Nandina shrubs offer gorgeous winter color

Nandinas display clusters of bright red berries in the fall and winter.
Nandinas display clusters of bright red berries in the fall and winter. MSU Extension

The weather to start 2018 has certainly been crazy. We had more than a week of temperatures in the mid-20s (Freezemageddon) followed by a week of moderate, more normal January temperatures. Now, we’re freezing again this week.

But one good thing that happens in cold weather — as if anything good happens in the cold — is we get to enjoy the foliage on many evergreen landscape plants that turn gorgeous shades of red and purple. This is a physiological response, but I think the plants are simply cold.

Boxwoods, cleyeras and some hollies are great examples of this color change. Who doesn’t appreciate evergreen landscape shrubs’ patina of bronzy golds and reds being displayed on winter foliage? But I think the best evergreen plant for winter foliage color is nandina.

I like nandina because of its exotic, tropical look, as well as a couple of its common names, like heavenly bamboo or sacred bamboo. The upright growth habit of the straight Nandina domestica species indeed resembles bamboo.

The green foliage transforms to red for the cooler months. It is attractive and thrice bisected, adding to their charm. The intensity of foliage color depends on whether it is planted in full sun or partial shade. Colors are markedly more vivid with increasing sunlight.

Nandina domestica flowers in the spring, with big panicles of white clusters. The red berries are the main event in the fall and winter. These clusters start upright, and as the berries mature, they weigh down the canes.

If there is one problem, it is the potential for some weediness from the heavy fruit production. Several states have identified heavenly bamboo as invasive.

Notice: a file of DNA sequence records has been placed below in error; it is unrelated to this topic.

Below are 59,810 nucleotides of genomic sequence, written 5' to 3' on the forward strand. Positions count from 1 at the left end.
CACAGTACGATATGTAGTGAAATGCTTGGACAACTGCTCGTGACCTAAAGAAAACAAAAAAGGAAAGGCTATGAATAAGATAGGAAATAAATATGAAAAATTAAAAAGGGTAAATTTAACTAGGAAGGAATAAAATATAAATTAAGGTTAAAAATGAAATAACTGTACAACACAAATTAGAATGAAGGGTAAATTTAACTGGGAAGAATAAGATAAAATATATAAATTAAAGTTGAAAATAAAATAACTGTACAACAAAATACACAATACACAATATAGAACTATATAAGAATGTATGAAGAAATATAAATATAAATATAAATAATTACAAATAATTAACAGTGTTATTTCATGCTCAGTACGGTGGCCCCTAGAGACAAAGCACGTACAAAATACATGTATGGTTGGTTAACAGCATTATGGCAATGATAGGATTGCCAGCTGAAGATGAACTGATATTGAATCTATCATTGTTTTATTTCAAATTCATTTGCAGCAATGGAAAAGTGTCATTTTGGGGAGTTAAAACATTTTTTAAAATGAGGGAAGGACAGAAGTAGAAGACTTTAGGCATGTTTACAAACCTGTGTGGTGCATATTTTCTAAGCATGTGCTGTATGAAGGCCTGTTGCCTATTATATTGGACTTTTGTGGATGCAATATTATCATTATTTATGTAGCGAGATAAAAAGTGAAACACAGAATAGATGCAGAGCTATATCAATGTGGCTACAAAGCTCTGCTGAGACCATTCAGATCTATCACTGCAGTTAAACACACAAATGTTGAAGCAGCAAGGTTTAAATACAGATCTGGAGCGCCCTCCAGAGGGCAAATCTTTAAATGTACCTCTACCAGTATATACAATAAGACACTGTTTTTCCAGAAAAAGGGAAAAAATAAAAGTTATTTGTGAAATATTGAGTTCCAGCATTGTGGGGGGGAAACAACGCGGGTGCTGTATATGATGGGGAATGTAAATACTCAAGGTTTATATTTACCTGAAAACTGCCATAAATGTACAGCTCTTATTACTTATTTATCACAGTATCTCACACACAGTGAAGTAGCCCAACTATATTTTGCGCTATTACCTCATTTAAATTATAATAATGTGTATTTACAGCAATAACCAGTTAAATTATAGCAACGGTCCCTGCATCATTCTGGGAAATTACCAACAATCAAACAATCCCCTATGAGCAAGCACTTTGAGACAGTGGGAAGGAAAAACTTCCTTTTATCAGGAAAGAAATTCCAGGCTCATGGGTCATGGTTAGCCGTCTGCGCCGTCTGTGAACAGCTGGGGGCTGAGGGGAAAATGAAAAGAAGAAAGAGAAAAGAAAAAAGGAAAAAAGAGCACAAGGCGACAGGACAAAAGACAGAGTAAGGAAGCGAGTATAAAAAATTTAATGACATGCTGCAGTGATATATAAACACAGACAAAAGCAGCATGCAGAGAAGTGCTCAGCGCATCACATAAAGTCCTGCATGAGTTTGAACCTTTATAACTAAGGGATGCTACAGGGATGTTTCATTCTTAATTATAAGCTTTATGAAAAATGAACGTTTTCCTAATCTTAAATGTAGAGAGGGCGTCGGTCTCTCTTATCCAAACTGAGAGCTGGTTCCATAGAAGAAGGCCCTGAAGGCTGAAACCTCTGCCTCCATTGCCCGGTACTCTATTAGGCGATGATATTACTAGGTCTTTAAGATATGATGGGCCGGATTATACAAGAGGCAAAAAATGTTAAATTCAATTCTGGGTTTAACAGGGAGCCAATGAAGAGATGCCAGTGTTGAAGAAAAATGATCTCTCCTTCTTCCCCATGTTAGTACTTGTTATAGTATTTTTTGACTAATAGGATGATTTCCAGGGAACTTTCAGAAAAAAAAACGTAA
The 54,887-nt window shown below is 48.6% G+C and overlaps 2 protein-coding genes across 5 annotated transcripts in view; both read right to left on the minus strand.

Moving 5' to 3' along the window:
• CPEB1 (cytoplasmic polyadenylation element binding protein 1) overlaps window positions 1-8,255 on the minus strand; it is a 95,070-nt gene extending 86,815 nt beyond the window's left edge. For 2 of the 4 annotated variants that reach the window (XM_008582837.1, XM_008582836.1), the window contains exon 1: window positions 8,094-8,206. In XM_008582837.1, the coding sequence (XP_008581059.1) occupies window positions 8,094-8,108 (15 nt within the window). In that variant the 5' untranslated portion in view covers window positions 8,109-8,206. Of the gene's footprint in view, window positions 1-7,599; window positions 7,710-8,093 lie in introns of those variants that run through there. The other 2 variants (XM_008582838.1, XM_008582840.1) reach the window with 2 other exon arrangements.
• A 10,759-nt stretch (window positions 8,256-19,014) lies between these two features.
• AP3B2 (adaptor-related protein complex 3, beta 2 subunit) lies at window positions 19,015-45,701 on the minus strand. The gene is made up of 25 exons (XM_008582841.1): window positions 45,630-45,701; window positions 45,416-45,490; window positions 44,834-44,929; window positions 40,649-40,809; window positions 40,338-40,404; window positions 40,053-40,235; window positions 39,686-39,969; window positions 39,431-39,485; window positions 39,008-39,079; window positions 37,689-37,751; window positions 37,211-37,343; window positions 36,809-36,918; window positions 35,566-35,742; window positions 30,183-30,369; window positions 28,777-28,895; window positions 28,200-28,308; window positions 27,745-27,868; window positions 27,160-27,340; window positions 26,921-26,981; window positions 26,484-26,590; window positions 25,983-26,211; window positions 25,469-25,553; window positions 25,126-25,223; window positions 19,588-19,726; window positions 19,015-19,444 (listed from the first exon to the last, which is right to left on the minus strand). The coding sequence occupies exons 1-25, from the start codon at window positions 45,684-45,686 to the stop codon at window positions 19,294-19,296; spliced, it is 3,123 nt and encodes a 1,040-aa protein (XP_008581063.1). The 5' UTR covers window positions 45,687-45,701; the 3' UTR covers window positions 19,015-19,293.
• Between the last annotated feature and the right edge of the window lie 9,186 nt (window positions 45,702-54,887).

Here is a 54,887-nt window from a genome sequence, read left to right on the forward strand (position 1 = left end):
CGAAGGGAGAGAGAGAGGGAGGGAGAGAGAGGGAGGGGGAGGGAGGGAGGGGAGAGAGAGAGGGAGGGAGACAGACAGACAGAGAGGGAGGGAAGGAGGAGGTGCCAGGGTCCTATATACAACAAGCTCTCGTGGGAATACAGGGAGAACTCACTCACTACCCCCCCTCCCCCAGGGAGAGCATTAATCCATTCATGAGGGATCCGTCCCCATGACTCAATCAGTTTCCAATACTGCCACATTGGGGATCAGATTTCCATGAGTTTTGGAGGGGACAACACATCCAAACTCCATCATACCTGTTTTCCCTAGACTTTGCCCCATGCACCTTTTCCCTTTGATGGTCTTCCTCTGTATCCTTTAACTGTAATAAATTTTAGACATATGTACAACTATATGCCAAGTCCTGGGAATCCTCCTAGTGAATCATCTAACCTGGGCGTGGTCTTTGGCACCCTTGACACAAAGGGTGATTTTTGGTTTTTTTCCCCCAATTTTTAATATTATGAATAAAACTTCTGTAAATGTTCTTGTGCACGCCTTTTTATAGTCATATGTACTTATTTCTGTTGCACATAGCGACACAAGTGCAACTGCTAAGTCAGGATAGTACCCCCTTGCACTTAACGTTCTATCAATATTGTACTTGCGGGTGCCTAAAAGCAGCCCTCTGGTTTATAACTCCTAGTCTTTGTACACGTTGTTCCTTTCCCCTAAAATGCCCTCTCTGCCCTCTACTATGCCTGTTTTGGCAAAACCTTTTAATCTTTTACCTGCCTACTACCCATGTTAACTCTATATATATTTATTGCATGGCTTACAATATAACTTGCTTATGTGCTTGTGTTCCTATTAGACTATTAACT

If you have a small space, you’re in luck, because dwarf nandina varieties have been developed to increase the landscape options. The foliage colors are even more exciting than the straight species. But most of the dwarfs do not flower consistently, if at all, so they do not have the gorgeous fruit production of regular species.

One of the better dwarfs, in my opinion, is an old favorite called Firepower. It is a great choice for a small focal point or for massing together to make a statement. Firepower grows about 2 feet tall and wide, with a compact mounding habit.

Other good choices are Blush Pink and Gulf Stream. A new and totally different colored nandina is Lemon Lime. The lime-green foliage of this beauty will brighten any dark spaces in the landscape.

Because nandina tends to be a slow grower, my advice is to buy the biggest plants you can afford. Sometimes, homeowners buy smaller plants and place them close together to fill an area, but these plants ultimately become crowded, and some have to be removed.

Buy large plants and transplant them according to their mature size. This actually results in better fill-in with fewer plants.

As with all landscape shrubs, plant in well-drained soil, and use a layer of organic mulch after planting. Scratch a little slow-release fertilizer into the soil around the plant each spring to keep your nandina shrubs well fed.

Gary Bachman, Ph.D., is an Extension and research professor of horticulture at the Mississippi State University Coastal Research and Extension Center in Biloxi. Contact him at